Romantic or not, I was practical enough not to buy all the wonderful dolls or other gifts and memorabilia at the gift shop that caught my fancy, since my finances seem to be Gone With the Wind, too, at the moment. It was pretty tough not to buy the 75th Anniversary Special Edition in Blu-ray that includes a little music box, book and Rhett’s hanky, but I put it on my Christmas list and hopefully Santa will see. 🙂
I was really happy to hear from Connie that The Harry Ransom Center at the University of Texas at Austin is the permanent home to four of the other memorable costumes from the movie, including the Green Curtain Dress, Green Velvet Dressing Gown, Burgundy Ball Gown, BBQ Dress and Wedding Dress Veil. Due to the fragile condition, they’re not always on display, but there’s a present exhibition that will be ongoing until January 4, so I’ll be able to see them when I’m in Austin. Ball Gown at UT – Producing Gone With the Wind
Conservation Work Completed on Gone With the Wind Dresses: I thought the work they’re doing to preserve these dresses as well as possible is very interesting.
The Making of Gone With the Wind: “Go behind the scenes of one of the classic films of Hollywood’s Golden Age. Featuring more than 300 rarely seen and some never-before-exhibited materials, the exhibition is drawn entirely from the Ransom Center’s collections and includes on-set photographs, storyboards, correspondence and fan mail, production records, makeup stills, concept art, costume sketches, audition footage, and producer David O. Selznick’s memos. The green curtain dress and other gowns worn by Vivien Leigh are displayed together for the first time in more than 25 years.”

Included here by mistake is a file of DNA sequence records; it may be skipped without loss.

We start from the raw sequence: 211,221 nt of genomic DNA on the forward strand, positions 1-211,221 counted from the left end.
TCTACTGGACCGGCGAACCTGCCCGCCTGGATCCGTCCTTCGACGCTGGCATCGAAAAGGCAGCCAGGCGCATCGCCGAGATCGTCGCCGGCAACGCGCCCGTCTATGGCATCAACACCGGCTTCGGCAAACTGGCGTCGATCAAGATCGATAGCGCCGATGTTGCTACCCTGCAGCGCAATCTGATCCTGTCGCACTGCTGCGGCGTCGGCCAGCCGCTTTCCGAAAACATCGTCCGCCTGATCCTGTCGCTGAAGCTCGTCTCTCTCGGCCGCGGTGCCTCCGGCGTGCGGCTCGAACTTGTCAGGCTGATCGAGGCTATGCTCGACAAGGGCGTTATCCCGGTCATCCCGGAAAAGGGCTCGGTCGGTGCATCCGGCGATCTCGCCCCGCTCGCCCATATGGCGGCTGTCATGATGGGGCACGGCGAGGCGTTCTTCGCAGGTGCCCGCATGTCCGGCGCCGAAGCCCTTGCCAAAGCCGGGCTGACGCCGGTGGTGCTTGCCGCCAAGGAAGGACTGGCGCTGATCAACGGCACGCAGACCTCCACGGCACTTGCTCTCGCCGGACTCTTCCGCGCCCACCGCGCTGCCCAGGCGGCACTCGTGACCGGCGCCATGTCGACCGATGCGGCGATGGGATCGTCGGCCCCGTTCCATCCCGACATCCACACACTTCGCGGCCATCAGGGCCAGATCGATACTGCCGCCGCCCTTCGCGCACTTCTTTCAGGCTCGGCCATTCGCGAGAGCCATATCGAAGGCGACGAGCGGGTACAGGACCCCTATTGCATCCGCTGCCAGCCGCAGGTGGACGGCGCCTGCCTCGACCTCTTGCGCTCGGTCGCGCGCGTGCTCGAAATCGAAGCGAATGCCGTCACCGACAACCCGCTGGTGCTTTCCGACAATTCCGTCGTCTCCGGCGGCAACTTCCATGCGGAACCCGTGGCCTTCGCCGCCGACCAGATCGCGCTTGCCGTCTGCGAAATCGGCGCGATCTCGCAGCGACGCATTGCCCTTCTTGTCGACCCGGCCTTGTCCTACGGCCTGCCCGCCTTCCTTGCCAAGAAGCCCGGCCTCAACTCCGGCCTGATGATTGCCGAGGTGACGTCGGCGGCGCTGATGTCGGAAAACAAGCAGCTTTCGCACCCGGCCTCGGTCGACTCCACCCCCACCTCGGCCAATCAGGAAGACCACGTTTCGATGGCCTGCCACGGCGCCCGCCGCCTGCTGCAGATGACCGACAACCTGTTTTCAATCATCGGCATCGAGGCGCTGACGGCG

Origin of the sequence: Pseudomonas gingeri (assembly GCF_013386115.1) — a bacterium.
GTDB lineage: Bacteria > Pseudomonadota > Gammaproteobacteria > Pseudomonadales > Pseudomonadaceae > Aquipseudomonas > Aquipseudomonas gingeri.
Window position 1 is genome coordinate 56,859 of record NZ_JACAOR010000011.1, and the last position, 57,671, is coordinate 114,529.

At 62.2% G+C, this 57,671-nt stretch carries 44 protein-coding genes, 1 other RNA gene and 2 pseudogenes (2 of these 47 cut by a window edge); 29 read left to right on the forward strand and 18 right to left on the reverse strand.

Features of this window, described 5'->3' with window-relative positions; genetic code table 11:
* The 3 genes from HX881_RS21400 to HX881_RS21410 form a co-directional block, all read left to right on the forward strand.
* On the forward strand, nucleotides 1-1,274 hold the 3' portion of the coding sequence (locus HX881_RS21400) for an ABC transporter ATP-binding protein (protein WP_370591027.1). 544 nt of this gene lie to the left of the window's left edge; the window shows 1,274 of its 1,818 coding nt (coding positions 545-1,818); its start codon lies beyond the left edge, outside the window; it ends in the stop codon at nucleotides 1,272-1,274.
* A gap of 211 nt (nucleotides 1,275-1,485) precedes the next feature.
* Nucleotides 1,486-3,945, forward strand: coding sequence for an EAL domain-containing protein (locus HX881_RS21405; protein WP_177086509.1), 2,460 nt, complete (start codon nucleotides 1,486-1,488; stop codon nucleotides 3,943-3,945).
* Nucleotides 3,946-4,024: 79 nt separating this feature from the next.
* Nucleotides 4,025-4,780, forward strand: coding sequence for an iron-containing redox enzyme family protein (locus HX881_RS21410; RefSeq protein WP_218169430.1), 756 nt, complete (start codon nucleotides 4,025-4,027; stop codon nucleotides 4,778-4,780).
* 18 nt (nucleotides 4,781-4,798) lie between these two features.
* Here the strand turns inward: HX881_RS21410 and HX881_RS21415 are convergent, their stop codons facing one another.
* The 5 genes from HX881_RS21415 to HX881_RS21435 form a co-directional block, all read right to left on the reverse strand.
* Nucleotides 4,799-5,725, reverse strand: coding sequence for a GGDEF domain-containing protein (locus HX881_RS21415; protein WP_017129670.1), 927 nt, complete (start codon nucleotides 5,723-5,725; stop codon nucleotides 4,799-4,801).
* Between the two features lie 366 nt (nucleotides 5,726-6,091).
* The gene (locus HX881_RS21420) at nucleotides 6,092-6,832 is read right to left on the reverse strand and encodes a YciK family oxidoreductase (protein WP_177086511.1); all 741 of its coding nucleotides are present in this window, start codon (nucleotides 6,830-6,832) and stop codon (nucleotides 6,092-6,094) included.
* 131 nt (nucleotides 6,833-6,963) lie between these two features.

Until I can see this in person, I enjoyed the Web Exhibition that explores the purchase of the rights to Margaret Mitchell’s novel Gone With The Wind; the casting of the star actress, Vivien Leigh, as Scarlett O’Hara; and the research-intensive aesthetic work in the film related to costumes, hair, and makeup.
Additional Links & Info I Enjoyed:
Gone With the Wind Trail: Marietta GWTW Museum (Wanderlust Marietta) – A local reporter’s 2013 interview with Connie Sutherland, as well as overview of the museum and other related attractions on the Gone With the Wind Trail.
The Film Spectrum – History, plot summary, clips from the movie, screen tests of other potential actresses who tried out for the role of Scarlett and how it came to be given to the only woman on earth who could have played this part, Vivien Leigh.
Turner Classic Movies – Behind the scenes photos, publicity stills and other material.
AMC – Provides 4 pages of background and story recap.
Scarlett Online – Picture gallery
Scarlett’s Gowns: Gone With the Wind Costume Restoration (Pretty Clever Films)
Gone With the Wind FAQs (IMBd)
Gone With the Wind Showtimes – A great source for catching GWTW on the big screen. Screenings are updated weekly and you can search by state.
Elegance of Fashion – This blog post is amusingly written about the costumes and some of the scenes as well as Scarlett’s character.